What’s the secret of happiness? Accepting that life is messy and difficult
If you have spent your life wishing for a calmer, happier, more organised future, it might be better, psychologically, to ditch those expectations
Wed 11 March 2020
In an interview marking a decade since her debut album, Ellie Goulding has described her younger self as a mixture of curiosity and confusion: “What’s the word for a total mess?”
You might say: a human being. Goulding, now 33, says the combination of age, experience and her recent marriage (to art dealer Caspar Jopling) have contributed to her sense of confidence and security following the “tough time” she had in her 20s. “I was just finding my way in the world. Not to say a cliche, but I was young and I had a lot of turbulence in my emotions, my personality,” Goulding said: “I just assumed that was life.”
On that point, she might be right. It is easy, especially when we’re young, to dream of a future when life will be easy and uncomplicated, but we find that is rarely the case. The expectation of there being a “before” and “after” can make it harder to respond to the reality.
Kate Moyle, who is registered with the College of Sexual and Relationship Therapists, says accepting that life will have its ups and downs that we can’t predict or prepare for is key to being able to adapt to them.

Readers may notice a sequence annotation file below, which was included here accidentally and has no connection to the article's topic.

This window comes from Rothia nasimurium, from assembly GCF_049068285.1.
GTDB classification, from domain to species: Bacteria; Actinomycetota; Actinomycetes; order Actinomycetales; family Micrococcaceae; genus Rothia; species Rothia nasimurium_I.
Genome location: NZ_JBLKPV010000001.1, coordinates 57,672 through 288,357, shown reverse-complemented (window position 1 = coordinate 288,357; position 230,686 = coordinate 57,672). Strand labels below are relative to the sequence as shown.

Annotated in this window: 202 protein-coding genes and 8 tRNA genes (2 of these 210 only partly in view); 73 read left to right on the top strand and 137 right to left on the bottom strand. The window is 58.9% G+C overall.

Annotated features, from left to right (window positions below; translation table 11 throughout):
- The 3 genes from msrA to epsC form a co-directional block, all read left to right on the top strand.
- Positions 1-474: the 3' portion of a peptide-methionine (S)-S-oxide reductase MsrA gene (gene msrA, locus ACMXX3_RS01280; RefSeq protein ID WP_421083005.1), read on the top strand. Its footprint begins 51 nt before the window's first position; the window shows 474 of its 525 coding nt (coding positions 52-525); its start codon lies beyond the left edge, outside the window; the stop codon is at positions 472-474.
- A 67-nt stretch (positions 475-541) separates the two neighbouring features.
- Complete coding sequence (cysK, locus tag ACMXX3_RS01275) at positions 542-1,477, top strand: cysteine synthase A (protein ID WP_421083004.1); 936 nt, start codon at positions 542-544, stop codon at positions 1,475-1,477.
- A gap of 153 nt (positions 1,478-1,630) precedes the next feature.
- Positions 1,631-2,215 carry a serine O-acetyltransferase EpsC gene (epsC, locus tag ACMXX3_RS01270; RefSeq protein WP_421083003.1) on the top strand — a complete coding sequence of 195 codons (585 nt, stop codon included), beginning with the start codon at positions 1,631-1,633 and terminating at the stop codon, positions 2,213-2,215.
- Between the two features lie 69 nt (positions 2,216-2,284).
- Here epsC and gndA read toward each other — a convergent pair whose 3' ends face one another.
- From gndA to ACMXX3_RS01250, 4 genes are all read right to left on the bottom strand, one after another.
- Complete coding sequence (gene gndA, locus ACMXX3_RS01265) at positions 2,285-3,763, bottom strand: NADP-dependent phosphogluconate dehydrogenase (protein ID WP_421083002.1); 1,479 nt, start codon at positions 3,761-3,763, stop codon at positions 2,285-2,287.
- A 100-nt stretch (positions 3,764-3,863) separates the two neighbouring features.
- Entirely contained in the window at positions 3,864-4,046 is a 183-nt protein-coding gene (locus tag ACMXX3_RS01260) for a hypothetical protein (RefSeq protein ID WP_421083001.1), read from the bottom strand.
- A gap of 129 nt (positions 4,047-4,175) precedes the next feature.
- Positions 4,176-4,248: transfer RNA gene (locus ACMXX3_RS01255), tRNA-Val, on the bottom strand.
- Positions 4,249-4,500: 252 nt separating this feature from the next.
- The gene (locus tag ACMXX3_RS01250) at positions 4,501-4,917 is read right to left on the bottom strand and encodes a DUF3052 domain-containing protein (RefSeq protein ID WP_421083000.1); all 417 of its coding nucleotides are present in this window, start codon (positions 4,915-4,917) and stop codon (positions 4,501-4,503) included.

“It’s about expectations. If we are able to just say we’ll take it as it comes – ‘It may not turn out how I think it will but I just need to go easy on myself and focus on one day at a time’ – that is really helpful. When we put ourselves under more pressure, we are more likely to struggle.”
No one can see what the future holds, “especially at the moment”, says Moyle, pointing to global instability in politics, housing and health. It is enough to focus on “just getting through” a difficult time, she adds. At a later date, when the “messy” period is behind us and we are feeling more secure in ourselves and our situation, it may be possible to see it in a new light.“ Life has different stages – just because it’s messy at one point in time doesn’t mean it will be always,” says Moyle. “I encourage people I’m working with to look at the different stages in their lives, what was going on for them then, why things might have been a bit ‘messy’ and try and put it all in context.” And every period of turbulence we emerge from builds resilience, equipping us to better cope in future.
“Every stage of life, every aspect is a learning experience,” says Moyle. “If we are able to look at it that way, it can be really useful.” Another word for a “total mess”, then, might be “life”. It doesn’t end with your 20s – but you can hope to get better at cleaning up and moving on.